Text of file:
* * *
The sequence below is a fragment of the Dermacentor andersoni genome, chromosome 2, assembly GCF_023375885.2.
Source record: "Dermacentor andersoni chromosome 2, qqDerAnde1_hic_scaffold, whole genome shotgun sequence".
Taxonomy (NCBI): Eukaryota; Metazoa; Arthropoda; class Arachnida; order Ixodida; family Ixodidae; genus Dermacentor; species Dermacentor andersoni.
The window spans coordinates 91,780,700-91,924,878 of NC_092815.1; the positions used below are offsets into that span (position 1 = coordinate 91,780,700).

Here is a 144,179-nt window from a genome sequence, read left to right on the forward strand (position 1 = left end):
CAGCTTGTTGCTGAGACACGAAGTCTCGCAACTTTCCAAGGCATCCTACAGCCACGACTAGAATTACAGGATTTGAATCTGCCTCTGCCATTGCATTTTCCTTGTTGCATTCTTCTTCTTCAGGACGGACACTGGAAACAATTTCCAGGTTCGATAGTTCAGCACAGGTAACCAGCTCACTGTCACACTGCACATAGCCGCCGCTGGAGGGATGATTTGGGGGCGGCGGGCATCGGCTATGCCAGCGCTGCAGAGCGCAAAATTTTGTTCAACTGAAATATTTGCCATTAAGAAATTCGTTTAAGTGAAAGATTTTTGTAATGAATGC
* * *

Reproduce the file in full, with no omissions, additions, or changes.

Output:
The sequence below is a fragment of the Dermacentor andersoni genome, chromosome 2, assembly GCF_023375885.2.
Source record: "Dermacentor andersoni chromosome 2, qqDerAnde1_hic_scaffold, whole genome shotgun sequence".
Taxonomy (NCBI): Eukaryota; Metazoa; Arthropoda; class Arachnida; order Ixodida; family Ixodidae; genus Dermacentor; species Dermacentor andersoni.
The window spans coordinates 91,780,700-91,924,878 of NC_092815.1; the positions used below are offsets into that span (position 1 = coordinate 91,780,700).

Here is a 144,179-nt window from a genome sequence, read left to right on the forward strand (position 1 = left end):
CAGCTTGTTGCTGAGACACGAAGTCTCGCAACTTTCCAAGGCATCCTACAGCCACGACTAGAATTACAGGATTTGAATCTGCCTCTGCCATTGCATTTTCCTTGTTGCATTCTTCTTCTTCAGGACGGACACTGGAAACAATTTCCAGGTTCGATAGTTCAGCACAGGTAACCAGCTCACTGTCACACTGCACATAGCCGCCGCTGGAGGGATGATTTGGGGGCGGCGGGCATCGGCTATGCCAGCGCTGCAGAGCGCAAAATTTTGTTCAACTGAAATATTTGCCATTAAGAAATTCGTTTAAGTGAAAGATTTTTGTAATGAATGC